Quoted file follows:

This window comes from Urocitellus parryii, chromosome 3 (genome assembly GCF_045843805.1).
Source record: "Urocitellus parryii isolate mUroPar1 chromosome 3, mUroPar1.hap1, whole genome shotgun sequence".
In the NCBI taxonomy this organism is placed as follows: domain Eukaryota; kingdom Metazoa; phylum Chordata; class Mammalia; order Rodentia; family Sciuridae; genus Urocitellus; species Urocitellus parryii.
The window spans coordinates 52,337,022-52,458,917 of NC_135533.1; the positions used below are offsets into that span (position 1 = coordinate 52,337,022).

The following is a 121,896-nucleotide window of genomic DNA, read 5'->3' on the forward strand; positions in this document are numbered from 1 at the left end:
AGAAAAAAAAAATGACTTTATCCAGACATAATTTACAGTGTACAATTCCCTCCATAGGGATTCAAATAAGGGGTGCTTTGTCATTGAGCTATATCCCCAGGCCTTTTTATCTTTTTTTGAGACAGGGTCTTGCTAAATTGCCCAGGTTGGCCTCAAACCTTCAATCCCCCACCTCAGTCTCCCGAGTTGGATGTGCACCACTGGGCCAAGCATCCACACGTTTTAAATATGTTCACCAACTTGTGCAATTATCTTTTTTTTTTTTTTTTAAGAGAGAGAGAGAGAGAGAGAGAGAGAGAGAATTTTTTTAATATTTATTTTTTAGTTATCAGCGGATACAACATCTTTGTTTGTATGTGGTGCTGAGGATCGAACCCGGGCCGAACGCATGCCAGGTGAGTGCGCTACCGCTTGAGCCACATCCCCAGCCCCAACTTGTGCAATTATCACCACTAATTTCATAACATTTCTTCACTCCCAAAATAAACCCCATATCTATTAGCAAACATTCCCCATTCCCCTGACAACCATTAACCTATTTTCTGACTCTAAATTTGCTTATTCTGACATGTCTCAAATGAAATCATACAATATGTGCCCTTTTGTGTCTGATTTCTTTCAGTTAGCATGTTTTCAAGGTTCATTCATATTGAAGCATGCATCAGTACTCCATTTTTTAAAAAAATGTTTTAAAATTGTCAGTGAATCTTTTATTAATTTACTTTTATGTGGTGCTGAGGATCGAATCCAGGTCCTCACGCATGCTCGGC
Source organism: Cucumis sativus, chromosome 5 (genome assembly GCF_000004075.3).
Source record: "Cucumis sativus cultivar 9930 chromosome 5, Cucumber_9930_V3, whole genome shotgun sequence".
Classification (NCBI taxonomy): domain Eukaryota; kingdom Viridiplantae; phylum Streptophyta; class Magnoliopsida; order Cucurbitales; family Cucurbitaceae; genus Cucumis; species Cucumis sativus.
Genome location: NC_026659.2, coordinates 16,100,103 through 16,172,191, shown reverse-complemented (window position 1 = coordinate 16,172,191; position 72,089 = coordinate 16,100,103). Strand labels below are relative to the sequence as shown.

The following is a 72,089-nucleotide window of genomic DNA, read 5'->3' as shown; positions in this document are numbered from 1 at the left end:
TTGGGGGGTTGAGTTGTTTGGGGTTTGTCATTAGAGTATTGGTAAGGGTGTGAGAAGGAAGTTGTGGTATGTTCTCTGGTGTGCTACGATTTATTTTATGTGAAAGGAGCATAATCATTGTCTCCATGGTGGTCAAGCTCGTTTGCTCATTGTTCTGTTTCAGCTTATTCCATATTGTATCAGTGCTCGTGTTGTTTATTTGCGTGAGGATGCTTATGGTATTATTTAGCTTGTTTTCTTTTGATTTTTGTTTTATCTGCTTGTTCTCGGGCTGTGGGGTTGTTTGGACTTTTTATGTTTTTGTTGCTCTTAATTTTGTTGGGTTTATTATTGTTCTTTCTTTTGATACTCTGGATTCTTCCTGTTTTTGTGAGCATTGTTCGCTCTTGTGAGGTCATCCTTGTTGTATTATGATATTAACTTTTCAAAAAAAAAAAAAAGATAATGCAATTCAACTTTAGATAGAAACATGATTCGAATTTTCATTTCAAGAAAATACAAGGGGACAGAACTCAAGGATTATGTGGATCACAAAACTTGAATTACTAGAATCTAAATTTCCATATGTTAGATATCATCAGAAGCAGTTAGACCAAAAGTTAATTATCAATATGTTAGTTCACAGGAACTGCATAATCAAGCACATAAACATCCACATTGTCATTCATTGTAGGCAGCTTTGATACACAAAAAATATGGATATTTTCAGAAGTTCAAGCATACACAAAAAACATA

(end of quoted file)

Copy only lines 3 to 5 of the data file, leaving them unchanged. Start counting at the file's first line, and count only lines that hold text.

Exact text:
In the NCBI taxonomy this organism is placed as follows: domain Eukaryota; kingdom Metazoa; phylum Chordata; class Mammalia; order Rodentia; family Sciuridae; genus Urocitellus; species Urocitellus parryii.
The window spans coordinates 52,337,022-52,458,917 of NC_135533.1; the positions used below are offsets into that span (position 1 = coordinate 52,337,022).

The following is a 121,896-nucleotide window of genomic DNA, read 5'->3' on the forward strand; positions in this document are numbered from 1 at the left end: